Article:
Gov. Branstad Tries to Increase Doctors in Iowa
DES MOINES, Iowa (AP) — A budget proposal Gov. Terry Branstad made last month to attract more physicians to Iowa's less populated areas by forgiving medical school debt is welcome news to longtime surgeon Dr. Phil Caropreso.
Caropreso, who practices in Keokuk in the southeast Iowa, said such an offer might lure natives from rural parts of the state to work in their home communities without having to worry about making enough to pay off massive debts.
"We need any help we can get and honestly in this time, financially there's a big need for money," said Caropreso, 66. "If you come from a rural area, you're more likely to return and (it helps) if you sweeten the deal along the way."
Branstad's plan, announced in January, responds to a persistent problem in Iowa, which ranked 40th for the ratio of doctors to residents, according to a 2011 report from the Association of American Medical Colleges. The report listed Iowa as having 6,300 doctors.
Neighboring states Wisconsin, Minnesota and Nebraska all ranked higher.
Citing his experience as president of a medical school, Branstad has proposed a series of reforms. He wants to spend $2 million annually to pay off student loans for up to 20 students who commit to working five years in a rural part of Iowa — jobs that can often pay less than other physician positions. He wants to spend another $2 million a year to provide matching grants to hospitals to create more medical residencies. And he wants to revise rules governing medical lawsuits in Iowa, which he said will make the state a more attractive place to practice.
In his budget address, Branstad, who was president of Des Moines University, an osteopathic medical school, from 2003 to 2009, called these "sensible reforms."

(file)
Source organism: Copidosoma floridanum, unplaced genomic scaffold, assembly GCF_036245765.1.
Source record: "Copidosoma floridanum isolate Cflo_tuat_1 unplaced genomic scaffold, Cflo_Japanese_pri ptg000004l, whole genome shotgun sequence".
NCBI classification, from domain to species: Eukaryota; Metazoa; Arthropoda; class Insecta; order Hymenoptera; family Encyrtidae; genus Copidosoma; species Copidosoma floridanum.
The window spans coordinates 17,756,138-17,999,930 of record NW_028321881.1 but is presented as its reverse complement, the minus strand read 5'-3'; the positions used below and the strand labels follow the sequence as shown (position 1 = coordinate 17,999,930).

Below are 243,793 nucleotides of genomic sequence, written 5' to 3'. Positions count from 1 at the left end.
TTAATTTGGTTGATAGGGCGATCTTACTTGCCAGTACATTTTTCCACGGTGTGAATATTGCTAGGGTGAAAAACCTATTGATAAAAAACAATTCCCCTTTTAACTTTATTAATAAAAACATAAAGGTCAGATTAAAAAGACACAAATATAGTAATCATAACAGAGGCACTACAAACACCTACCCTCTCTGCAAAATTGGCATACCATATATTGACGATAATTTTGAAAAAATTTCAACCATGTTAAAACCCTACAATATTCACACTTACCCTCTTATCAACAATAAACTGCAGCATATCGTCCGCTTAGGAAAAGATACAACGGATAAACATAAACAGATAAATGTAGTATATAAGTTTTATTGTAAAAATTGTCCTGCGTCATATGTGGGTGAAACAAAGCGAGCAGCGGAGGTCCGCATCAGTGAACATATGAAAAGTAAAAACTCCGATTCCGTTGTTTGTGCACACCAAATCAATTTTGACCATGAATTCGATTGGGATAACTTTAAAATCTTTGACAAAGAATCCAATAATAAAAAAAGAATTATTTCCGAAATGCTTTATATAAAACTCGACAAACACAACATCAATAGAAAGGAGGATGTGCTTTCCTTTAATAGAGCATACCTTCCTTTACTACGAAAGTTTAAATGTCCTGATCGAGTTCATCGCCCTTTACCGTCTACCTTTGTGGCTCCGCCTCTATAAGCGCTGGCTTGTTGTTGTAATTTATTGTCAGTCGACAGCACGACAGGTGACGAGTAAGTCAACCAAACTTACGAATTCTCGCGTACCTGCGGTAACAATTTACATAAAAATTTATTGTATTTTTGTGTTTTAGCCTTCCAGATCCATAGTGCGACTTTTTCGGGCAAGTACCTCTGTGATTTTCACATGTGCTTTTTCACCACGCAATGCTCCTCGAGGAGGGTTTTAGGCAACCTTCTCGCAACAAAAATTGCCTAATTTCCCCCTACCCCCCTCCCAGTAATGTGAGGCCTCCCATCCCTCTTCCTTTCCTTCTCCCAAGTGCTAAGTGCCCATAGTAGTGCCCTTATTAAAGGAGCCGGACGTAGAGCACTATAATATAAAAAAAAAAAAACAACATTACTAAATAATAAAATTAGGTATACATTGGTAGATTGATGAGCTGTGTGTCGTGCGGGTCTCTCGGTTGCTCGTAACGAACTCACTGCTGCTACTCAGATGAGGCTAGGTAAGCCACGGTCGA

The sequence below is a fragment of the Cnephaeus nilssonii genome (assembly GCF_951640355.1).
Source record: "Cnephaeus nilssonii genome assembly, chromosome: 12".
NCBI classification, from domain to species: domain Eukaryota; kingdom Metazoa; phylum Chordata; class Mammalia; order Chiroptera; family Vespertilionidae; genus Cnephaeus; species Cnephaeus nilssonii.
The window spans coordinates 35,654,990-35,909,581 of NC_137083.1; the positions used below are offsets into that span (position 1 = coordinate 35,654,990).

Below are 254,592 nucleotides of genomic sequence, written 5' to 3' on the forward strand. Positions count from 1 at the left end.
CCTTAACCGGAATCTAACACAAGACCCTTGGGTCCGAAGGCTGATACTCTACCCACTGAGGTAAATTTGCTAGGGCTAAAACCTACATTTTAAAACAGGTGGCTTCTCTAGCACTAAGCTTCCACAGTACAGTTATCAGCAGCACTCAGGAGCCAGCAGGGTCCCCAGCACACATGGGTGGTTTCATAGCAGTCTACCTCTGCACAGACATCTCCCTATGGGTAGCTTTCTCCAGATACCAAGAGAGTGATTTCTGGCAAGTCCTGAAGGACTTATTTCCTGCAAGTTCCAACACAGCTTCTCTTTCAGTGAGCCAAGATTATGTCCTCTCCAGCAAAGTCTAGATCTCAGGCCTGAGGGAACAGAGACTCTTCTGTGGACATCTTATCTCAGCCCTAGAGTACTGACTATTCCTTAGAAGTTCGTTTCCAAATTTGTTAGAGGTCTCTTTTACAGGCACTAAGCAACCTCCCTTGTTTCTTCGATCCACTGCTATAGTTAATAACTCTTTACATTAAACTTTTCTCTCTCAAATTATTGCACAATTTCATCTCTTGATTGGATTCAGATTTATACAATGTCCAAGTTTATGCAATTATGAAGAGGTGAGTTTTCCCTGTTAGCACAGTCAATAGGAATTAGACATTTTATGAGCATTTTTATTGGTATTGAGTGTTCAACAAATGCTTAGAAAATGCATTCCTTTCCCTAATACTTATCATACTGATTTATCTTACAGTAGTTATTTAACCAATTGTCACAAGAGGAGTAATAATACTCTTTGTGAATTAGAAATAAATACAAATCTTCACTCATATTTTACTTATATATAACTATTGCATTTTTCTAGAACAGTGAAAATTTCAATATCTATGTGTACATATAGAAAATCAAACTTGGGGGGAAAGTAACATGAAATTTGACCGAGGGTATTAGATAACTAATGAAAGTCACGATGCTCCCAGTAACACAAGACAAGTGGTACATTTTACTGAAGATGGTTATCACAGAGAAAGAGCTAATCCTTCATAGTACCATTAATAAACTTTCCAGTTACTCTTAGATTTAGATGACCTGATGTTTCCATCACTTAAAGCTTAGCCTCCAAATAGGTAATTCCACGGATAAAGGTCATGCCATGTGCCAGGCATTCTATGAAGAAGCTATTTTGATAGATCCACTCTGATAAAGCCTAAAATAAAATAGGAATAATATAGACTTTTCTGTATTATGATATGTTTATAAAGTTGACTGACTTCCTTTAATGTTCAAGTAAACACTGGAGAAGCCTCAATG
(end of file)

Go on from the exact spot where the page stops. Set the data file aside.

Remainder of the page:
Christiane Mitchell, director of federal affairs for the Association of American Medical Colleges, said these were proven strategies to boost the number of doctors in a region. She noted that there is a national doctor shortage, which is expected to grow as physicians retire and the elderly population grows.
"It's a clear indication the governor is very sensitive to this issue. I think Iowans should be really impressed that he's identified this," Mitchell said. "There's strong evidence at the federal level that loan forgiveness and putting more training programs in your state do help address state needs."
A key issue, according to Branstad, is keeping more of the doctors that train in Iowa at Des Moines University or the University of Iowa. The state ranks 39th for retaining doctors who went to medical school in Iowa. Branstad said the state must increase doctor residency positions.
"If they go out and do their residency elsewhere, a lot of them go to Ohio and Michigan, guess what, a lot of them get jobs at those hospitals and a lot of them stay," Branstad said. "If we have the residency here, they'll get jobs here, they're more likely to stay. You don't want to break the chain."
Branstad's plan drew praise from Dr. Victoria Sharp, the director of the Rural Iowa Scholars Program at the University of Iowa. She said that loan forgiveness could make a huge difference for students interested in a rural practice.
Sharp noted the average debt load for a University of Iowa medical graduate was $155,000.
"It will help because they can say I want to be a general surgeon in a small town and I won't have to worry about that," said Sharp, who is also president-elect of the Iowa Medical Society.
Programs to provide the residency dollars and the loan forgiveness are already in place, but Branstad would need legislative approval for the budget allocations, and lawmakers haven't yet acted.
The Legislature also hasn't acted on Branstad's proposal for a "certificate of merit" program to screen medical malpractice lawsuits in an attempt to limit frivolous suits.
House Majority Leader Linda Upmeyer, R-Clear Lake, said she thought the governor was "probably on the right track" with the proposals.
"Opportunities to keep more doctors in the state and make it more attractive are absolutely fine to consider," Upmeyer said. "We know we've got a population that wants access to health care. "
Caropreso, who serves on the Advisory Council for Rural Surgery for the American College of Surgeons, hopes these efforts convince more students to follow in his footsteps. He said he tells medical students that small town medicine is a fulfilling way of life.
"I've got deer walking through my yard, I've got eagles living in trees, it's fabulous," he said. "I go half a mile down the street to see my patients. I don't have to drive 25 minutes to an hour on a freeway. My patients, they know me, we have a bond."
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